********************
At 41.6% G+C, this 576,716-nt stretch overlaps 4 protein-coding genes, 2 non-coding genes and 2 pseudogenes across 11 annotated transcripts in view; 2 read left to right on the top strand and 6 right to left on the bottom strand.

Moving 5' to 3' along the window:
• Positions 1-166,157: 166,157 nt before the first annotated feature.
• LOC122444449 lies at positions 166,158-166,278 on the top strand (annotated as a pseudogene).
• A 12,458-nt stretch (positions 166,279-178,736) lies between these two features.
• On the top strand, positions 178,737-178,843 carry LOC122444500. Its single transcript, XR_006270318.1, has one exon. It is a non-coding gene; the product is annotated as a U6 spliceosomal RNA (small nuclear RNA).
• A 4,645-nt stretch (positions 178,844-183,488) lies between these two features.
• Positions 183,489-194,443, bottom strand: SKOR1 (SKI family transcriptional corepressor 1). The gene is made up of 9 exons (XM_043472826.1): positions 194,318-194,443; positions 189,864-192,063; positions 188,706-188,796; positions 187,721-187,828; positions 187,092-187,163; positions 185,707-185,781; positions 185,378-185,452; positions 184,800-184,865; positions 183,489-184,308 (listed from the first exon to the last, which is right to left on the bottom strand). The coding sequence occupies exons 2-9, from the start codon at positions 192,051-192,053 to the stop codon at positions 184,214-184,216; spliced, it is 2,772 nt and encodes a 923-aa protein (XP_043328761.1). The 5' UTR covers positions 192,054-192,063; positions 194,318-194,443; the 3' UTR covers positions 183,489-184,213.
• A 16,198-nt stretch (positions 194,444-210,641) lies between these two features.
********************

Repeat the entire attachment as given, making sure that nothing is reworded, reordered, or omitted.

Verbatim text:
At 41.6% G+C, this 576,716-nt stretch overlaps 4 protein-coding genes, 2 non-coding genes and 2 pseudogenes across 11 annotated transcripts in view; 2 read left to right on the top strand and 6 right to left on the bottom strand.

Moving 5' to 3' along the window:
• Positions 1-166,157: 166,157 nt before the first annotated feature.
• LOC122444449 lies at positions 166,158-166,278 on the top strand (annotated as a pseudogene).
• A 12,458-nt stretch (positions 166,279-178,736) lies between these two features.
• On the top strand, positions 178,737-178,843 carry LOC122444500. Its single transcript, XR_006270318.1, has one exon. It is a non-coding gene; the product is annotated as a U6 spliceosomal RNA (small nuclear RNA).
• A 4,645-nt stretch (positions 178,844-183,488) lies between these two features.
• Positions 183,489-194,443, bottom strand: SKOR1 (SKI family transcriptional corepressor 1). The gene is made up of 9 exons (XM_043472826.1): positions 194,318-194,443; positions 189,864-192,063; positions 188,706-188,796; positions 187,721-187,828; positions 187,092-187,163; positions 185,707-185,781; positions 185,378-185,452; positions 184,800-184,865; positions 183,489-184,308 (listed from the first exon to the last, which is right to left on the bottom strand). The coding sequence occupies exons 2-9, from the start codon at positions 192,051-192,053 to the stop codon at positions 184,214-184,216; spliced, it is 2,772 nt and encodes a 923-aa protein (XP_043328761.1). The 5' UTR covers positions 192,054-192,063; positions 194,318-194,443; the 3' UTR covers positions 183,489-184,213.
• A 16,198-nt stretch (positions 194,444-210,641) lies between these two features.